“How do you carry on living after the world as you know it has been destroyed?”
First published in 1975, Z for Zachariah is a novel that encapsulates the fear of imminent apocalypse that gripped many people at the height of the Cold War. The book starts in a sheltered valley in America where Ann Burden lives, almost sixteen and all alone. Outside the valley, the world is utterly dead, no people, no plants, no animals, not since the war which started just over a year ago and ended a week later. Ann’s mother and father and brothers along with their only neighbours went out into the world to find out what was happening and never came back. As far as Ann knows, she is the last person left alive in the world, trapped in her valley which has somehow escaped the destruction.
And then one day a stranger walks into the valley. He’s encased in an orange suit and pulling a cart covered in the same material. Ann is torn. Here is another human being when she thought there were none. But who is he? And will he help her or harm her?
Z for Zachariah is an intense reading experience. It’s written as Ann’s journal and O’Brien uses this to create a pendulum of tension and release. When Ann sits down to write, it is because she’s finally able to after some incident, so the reader is aware that for now she is safe, but that something has happened to make her need to state this. I love it for the hairy moments that have you turning the pages while your cup of tea goes cold, but I also love the slower parts, the detailed explanations of how Ann lives her life, the everyday tasks she must accomplish, her hopes and plans for the future. It’s not without flaws: there are a couple of plot points that jar, but, for me, it’s the type of book to be swallowed whole and not worry too much about the flaws.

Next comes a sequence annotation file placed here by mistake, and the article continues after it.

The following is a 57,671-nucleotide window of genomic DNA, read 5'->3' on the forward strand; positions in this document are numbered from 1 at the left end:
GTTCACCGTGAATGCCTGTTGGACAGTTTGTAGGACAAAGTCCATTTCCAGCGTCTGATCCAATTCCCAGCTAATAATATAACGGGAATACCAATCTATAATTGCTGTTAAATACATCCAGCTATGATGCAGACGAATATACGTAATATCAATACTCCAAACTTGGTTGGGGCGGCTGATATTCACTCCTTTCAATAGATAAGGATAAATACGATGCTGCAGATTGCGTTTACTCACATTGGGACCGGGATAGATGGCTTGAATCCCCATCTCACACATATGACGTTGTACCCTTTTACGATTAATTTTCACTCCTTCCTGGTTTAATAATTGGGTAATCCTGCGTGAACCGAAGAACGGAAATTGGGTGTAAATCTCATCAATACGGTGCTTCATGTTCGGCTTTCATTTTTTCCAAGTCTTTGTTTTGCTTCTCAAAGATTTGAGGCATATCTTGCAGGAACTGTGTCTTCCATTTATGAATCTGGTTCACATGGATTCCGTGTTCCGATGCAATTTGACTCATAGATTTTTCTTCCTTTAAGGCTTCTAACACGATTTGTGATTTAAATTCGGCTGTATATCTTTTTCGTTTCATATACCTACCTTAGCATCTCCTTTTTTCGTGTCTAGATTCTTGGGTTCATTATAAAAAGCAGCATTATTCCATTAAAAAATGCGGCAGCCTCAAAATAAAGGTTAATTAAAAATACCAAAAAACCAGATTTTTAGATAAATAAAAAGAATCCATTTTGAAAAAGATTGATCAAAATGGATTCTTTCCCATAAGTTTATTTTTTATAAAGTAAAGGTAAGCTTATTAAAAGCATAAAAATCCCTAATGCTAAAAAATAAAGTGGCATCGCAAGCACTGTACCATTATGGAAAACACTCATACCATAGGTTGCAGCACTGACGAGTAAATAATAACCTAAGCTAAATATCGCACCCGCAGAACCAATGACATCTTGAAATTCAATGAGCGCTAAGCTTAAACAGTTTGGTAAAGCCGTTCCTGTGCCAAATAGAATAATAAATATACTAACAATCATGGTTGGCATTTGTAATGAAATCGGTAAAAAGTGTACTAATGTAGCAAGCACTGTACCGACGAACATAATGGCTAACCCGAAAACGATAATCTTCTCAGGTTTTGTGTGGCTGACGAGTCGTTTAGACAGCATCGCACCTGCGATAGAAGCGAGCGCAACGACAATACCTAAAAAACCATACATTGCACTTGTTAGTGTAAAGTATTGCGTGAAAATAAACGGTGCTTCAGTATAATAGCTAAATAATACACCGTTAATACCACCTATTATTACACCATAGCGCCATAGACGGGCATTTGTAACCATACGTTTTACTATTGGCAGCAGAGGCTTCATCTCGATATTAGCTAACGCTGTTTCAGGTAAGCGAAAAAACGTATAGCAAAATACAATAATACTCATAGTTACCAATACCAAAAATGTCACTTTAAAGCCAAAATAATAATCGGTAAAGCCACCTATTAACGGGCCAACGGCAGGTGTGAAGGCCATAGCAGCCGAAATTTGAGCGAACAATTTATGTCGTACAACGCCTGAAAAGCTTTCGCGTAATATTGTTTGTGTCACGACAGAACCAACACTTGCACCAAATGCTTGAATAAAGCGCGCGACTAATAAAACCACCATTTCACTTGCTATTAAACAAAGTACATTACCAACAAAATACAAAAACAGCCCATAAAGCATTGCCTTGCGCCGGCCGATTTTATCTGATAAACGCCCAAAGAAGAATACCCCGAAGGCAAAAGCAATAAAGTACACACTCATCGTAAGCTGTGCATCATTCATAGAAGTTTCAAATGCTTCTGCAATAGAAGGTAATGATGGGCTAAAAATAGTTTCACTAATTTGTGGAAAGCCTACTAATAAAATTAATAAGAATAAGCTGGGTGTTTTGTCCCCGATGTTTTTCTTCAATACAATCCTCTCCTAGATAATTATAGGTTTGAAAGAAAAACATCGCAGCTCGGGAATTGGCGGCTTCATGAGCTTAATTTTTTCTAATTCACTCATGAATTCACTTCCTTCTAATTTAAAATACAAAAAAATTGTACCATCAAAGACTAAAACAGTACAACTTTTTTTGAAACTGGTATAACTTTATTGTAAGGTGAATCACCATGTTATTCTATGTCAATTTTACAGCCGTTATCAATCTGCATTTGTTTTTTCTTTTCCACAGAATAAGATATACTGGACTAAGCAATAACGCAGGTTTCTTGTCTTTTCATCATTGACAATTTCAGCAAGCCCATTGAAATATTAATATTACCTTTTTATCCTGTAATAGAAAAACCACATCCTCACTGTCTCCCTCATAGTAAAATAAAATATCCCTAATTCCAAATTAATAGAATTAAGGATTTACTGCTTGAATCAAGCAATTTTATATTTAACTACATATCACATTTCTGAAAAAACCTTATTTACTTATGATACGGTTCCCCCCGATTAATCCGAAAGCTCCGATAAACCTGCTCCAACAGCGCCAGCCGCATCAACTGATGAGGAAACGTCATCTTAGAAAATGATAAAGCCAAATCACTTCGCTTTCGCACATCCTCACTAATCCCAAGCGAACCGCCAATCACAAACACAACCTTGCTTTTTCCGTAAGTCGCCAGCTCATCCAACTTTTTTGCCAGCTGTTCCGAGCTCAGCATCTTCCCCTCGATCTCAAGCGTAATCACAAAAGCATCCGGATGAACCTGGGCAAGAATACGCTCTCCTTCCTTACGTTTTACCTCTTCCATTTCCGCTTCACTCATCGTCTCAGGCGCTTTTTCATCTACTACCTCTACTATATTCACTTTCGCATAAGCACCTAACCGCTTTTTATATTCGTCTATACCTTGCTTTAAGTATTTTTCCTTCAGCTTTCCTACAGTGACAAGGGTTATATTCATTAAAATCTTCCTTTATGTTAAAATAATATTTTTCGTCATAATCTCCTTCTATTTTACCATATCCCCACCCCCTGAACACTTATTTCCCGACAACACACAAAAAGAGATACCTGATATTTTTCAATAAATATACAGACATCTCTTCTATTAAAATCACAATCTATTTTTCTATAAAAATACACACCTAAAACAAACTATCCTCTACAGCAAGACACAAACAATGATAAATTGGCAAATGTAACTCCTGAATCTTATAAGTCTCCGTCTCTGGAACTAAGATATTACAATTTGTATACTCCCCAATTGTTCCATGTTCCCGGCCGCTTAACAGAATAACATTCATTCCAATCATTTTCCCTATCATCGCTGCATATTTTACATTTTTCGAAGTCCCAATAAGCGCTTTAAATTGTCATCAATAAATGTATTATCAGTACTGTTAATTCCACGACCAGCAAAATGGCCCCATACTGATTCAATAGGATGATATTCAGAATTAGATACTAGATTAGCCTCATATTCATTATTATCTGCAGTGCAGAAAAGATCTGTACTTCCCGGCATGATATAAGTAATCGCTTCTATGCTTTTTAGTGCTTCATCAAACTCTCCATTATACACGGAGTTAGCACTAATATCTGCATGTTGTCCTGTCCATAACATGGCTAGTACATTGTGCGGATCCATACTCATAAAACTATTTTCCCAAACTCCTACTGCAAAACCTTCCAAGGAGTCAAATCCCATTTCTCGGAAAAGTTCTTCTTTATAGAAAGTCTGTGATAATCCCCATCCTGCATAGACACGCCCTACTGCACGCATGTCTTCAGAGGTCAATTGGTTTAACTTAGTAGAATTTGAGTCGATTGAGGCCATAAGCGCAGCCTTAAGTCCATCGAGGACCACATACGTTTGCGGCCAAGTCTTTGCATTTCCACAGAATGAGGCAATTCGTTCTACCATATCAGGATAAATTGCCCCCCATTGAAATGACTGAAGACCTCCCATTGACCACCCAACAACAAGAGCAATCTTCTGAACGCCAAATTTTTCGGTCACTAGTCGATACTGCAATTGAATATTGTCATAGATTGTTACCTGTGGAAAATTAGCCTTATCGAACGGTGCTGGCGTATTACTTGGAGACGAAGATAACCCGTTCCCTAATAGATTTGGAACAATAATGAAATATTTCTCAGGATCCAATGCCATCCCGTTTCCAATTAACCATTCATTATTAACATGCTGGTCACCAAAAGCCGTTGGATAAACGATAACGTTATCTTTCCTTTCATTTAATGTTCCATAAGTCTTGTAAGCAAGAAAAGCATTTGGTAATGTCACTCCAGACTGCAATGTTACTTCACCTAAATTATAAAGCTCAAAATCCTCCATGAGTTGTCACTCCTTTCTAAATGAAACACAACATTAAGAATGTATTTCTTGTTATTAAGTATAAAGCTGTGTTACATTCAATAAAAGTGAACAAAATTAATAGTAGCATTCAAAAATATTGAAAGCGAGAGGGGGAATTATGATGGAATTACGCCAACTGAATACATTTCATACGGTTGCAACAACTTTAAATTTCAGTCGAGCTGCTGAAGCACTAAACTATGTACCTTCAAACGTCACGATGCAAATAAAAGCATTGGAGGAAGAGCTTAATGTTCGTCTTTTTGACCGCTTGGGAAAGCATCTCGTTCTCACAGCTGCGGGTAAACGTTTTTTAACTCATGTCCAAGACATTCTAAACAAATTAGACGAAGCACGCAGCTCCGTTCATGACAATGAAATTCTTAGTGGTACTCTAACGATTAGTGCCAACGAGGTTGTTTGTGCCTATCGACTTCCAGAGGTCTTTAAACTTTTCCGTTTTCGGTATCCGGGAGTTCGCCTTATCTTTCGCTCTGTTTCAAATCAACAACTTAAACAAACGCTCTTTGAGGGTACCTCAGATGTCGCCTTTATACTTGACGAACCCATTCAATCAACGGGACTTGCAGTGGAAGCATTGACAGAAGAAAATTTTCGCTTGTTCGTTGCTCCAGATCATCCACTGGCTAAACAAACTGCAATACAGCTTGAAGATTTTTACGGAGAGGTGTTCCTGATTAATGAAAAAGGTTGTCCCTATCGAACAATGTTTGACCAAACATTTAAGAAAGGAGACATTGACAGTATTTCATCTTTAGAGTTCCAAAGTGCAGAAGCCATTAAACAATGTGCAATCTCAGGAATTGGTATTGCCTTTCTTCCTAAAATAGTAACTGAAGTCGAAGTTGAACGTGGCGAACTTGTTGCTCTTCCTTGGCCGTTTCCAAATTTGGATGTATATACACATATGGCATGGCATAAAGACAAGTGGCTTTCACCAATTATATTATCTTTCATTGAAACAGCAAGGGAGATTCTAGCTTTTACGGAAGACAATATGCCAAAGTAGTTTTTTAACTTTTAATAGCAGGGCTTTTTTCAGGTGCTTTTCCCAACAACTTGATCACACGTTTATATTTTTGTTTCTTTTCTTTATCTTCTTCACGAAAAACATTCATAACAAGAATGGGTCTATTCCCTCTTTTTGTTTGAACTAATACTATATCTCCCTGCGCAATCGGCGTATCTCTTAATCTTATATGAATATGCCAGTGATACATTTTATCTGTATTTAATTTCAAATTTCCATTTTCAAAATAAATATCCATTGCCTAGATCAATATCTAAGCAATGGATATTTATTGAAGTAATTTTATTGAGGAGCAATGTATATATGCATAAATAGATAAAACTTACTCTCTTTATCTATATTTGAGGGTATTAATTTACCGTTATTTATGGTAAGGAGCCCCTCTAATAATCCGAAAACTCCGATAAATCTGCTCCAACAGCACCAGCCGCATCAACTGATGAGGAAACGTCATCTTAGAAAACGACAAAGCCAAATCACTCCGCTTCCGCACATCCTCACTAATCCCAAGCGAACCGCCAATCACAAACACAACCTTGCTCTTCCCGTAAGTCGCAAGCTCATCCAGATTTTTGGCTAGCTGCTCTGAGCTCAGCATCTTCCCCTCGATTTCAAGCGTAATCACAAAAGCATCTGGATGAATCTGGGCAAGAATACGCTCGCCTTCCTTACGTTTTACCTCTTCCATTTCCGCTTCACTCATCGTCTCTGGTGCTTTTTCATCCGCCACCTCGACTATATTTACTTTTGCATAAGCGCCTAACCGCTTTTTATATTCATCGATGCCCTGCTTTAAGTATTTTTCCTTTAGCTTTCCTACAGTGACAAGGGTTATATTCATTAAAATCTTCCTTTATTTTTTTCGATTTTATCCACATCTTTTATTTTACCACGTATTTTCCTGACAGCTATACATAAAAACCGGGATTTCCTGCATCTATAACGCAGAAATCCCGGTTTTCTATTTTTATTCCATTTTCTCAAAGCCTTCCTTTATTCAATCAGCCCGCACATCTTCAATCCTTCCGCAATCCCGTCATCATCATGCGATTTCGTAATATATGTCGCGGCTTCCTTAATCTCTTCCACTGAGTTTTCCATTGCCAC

Why do I think Z for Zachariah is a book people should still be reading? It’s an interesting take on future dystopia. There are no battles, no creepy government agencies, no zombies or aliens, no entirely new societies. It’s about a girl trying to carry on living after the world as she knows it has been destroyed and who does it by trying to do the things which are normal for her: cooking, growing food, reading, visiting the church, trying to work out what day it is so she can celebrate her sixteenth birthday. It’s about a new possibility arriving in her life and her working out how this will affect her and what she needs to do about it. It’s rare for a novel to feature only two characters, but here the intense focus is beautifully played out as Ann tries to work out what sort of life she wished to lead and scrutinises the man, Loomis, to see how he can fit into this life.
More to Read!
For another interesting take on dystopia written during the Cold War, try John Wyndham’s 1955 novel The Chrysalids.
Claire Watts writes and edits fiction and non-fiction for children and young adults.
Her latest YA novel is How Do You Say GOOSEBERRY in French?
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